Abstract: The legacy of René Descartes' notorious dualism of mind and body extends far beyond academia into everyday thinking: "These athletes are prepared both mentally and physically," and "There's nothing wrong with your body--it's all in your mind." Even among those of us who have battled Descartes' vision, there has been a powerful tendency to treat the mind (that is to say, the brain) as the body's boss, the pilot of the ship. Falling in with this standard way of thinking, we ignore an important alternative: viewing the brain (and hence the mind) as one organ among many, a relatively recent usurper of control, whose functions cannot properly be understood until we see it not as the boss, but as just one more somewhat fractious servant, working to further the interests of the body that shelters and fuels it, and gives its activities meaning. This historical or evolutionary perspective reminds me of the change that has come over Oxford in the thirty years since I was a student there. It used to be that the dons were in charge, while the bursars and other bureaucrats, right up to the Vice Chancellor, acted under their guidance and at their behest. Nowadays the dons, like their counterparts on American university faculties, are more clearly in the role of employees hired by a central Administration, but from where, finally, does the University get its meaning? In evolutionary history, a similar change has crept over the administration of our bodies. Where resides the "I" who is in charge of my body? In his wonderfully written book, Antonio Damasio seeks to restore our appreciation for the perspective of the body, and the shared balance of powers from which we emerge as conscious persons
Förster, J. & Friedman, R. S. (2008). The embodied emotional mind. In G. R. Semin & Eliot R. Smith (eds.), Embodied Grounding: Social, Cognitive, Affective, and Neuroscientific Approaches. Cambridge University Press.   (Google)
Goldstein, Irwin (2002). Are emotions feelings? A further look at hedonic theories of emotions. Consciousness and Emotion 3 (1):21-33.   (Google | More links)
Abstract: Many philosophers sharply distinguish emotions from feelings. Emotions are not feelings, and having an emotion does not necessitate having some feeling, they think. In this paper I reply to a set of arguments people use sharply to distinguish emotions from feelings. In response to these people, I endorse and defend a hedonic theory of emotion that avoids various anti-feeling objections. Proponents of this hedonic theory analyze an emotion by reference to forms of cognition (e.g., thought, belief, judgment) and a pleasant or an unpleasant feeling. Given this theory,emotions are feelings in some important sense of "feelings", and these feelings are identified as particular emotions by reference to their hedonic character and the cognitive state that causes the hedonic feelings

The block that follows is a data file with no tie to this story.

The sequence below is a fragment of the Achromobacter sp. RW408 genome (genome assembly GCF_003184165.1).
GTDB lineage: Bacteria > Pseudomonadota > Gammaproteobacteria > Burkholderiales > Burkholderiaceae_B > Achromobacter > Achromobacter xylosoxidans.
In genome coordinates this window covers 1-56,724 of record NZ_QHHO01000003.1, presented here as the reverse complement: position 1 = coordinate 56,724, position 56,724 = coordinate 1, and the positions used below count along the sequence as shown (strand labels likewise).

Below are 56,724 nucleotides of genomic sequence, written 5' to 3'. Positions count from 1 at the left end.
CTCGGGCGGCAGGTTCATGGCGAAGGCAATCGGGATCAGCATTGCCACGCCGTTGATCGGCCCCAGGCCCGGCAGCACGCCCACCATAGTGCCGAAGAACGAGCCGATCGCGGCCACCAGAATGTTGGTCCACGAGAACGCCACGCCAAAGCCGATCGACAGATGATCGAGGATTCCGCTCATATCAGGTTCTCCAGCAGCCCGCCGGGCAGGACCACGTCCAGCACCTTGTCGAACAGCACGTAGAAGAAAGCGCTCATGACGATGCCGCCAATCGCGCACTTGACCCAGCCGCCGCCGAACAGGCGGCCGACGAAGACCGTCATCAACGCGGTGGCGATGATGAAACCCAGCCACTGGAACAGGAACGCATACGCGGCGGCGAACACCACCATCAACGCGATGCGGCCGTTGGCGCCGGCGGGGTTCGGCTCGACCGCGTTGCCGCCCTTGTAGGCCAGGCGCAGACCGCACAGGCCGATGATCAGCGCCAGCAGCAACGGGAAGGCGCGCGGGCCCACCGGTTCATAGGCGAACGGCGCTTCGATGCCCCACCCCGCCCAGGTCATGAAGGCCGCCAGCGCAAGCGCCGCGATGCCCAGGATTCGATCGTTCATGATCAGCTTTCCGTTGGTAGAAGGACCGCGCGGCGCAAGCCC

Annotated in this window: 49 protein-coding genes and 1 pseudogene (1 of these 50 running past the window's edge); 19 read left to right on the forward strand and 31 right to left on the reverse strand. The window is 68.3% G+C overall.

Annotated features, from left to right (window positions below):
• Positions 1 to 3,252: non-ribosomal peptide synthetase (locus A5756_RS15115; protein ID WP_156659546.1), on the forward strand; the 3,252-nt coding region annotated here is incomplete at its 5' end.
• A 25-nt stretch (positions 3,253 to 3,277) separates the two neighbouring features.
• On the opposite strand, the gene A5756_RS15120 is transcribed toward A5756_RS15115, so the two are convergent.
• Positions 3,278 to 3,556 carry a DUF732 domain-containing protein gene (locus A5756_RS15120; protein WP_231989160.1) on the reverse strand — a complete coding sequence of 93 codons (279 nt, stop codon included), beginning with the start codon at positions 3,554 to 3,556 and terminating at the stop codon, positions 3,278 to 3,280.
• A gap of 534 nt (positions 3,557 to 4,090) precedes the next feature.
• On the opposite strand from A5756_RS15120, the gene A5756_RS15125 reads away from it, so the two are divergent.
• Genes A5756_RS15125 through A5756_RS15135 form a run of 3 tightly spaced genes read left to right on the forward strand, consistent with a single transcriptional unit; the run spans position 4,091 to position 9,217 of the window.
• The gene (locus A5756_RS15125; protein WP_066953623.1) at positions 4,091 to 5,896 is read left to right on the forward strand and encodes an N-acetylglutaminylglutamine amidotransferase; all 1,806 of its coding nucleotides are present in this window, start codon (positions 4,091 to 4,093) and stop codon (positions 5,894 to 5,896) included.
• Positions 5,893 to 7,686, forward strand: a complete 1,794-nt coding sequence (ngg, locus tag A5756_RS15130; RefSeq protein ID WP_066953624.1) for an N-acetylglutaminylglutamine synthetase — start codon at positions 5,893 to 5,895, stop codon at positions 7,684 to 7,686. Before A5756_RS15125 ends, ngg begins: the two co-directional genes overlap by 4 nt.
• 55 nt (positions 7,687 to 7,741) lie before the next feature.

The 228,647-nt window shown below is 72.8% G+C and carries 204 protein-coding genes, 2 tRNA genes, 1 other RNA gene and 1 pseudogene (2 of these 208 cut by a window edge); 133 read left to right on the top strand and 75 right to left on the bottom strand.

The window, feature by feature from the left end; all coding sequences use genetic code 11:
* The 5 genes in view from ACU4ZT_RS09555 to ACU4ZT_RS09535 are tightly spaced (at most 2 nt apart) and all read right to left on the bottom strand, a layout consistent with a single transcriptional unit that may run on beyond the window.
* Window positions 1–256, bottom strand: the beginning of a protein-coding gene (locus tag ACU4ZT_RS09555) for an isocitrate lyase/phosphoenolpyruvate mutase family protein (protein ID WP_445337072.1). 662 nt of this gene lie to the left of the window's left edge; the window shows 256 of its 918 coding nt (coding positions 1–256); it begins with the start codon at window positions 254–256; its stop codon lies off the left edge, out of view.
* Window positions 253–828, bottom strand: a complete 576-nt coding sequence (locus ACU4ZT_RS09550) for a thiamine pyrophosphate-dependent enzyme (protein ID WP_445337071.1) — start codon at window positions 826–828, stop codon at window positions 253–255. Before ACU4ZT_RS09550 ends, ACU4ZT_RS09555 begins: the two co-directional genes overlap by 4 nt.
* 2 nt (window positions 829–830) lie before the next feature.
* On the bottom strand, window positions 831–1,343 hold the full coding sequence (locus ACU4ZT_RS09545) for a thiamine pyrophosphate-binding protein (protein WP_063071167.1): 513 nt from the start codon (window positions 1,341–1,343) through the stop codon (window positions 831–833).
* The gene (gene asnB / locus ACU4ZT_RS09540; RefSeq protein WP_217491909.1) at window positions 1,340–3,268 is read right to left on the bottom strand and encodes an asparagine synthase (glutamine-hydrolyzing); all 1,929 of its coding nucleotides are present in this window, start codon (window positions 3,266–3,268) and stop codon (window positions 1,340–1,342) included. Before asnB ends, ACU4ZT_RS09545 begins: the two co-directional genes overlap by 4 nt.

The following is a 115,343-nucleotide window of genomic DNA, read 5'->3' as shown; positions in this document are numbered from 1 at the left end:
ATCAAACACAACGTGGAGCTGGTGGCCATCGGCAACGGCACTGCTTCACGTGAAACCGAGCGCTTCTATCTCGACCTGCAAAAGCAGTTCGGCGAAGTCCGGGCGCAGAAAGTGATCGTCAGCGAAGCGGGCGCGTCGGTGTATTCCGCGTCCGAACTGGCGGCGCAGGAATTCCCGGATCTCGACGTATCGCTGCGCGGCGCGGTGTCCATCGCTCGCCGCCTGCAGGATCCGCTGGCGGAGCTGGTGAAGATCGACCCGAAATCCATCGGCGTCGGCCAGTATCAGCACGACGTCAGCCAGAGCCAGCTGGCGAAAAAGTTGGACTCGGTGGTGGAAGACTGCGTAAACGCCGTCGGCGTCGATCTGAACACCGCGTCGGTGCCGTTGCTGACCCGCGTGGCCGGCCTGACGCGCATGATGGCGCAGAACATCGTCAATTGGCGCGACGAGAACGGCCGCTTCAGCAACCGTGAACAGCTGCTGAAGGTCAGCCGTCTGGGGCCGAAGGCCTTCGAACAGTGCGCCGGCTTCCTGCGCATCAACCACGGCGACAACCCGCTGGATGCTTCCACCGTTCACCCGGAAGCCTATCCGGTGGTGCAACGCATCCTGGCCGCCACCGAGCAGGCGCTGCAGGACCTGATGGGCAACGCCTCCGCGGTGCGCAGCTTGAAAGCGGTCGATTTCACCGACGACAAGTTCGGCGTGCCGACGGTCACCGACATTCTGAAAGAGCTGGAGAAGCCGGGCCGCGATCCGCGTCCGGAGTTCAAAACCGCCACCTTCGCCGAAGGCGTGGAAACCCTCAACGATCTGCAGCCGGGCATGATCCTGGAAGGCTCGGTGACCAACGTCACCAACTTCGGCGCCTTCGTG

Goldie, Peter (2002). Emotions, feelings and intentionality. Phenomenology and the Cognitive Sciences 1 (3).   (Google)
Abstract:   Emotions, I will argue, involve two kinds of feeling: bodily feeling and feeling towards. Both are intentional, in the sense of being directed towards an object. Bodily feelings are directed towards the condition of one's body, although they can reveal truths about the world beyond the bounds of one's body – that, for example, there is something dangerous nearby. Feelings towards are directed towards the object of the emotion – a thing or a person, a state of affairs, an action or an event; such emotional feelings involve a special way of thinking of the object of the emotion, and I draw an analogy with Frank Jackson's well-known knowledge argument to show this. Finally, I try to show that, even if materialism is true, the phenomenology of emotional feelings, as described from a personal perspective, cannot be captured using only the theoretical concepts available for the impersonal stance of the sciences
Irons, David (1894). Prof. James' theory of emotion. Mind 3 (9):77-97.   (Google | More links)
James, William (1884). What is an emotion? Mind 9 (34):188-205.   (Cited by 744 | Google | More links)
Myers, Gerald E. (1969). William James's theory of emotion. Transactions of the Charles S. Peirce Society 5:67-89.   (Google)
Prinz, Jesse J. (2005). Are emotions feelings? Journal of Consciousness Studies 12 (8-10):9-25.   (Google | More links)
Prinz, Jesse (2004). Emotions embodied. In R. Solomon (ed.), Thinking About Feeling: Contemporary Philosophers on Emotions. Oxford University Press.   (Cited by 1 | Google)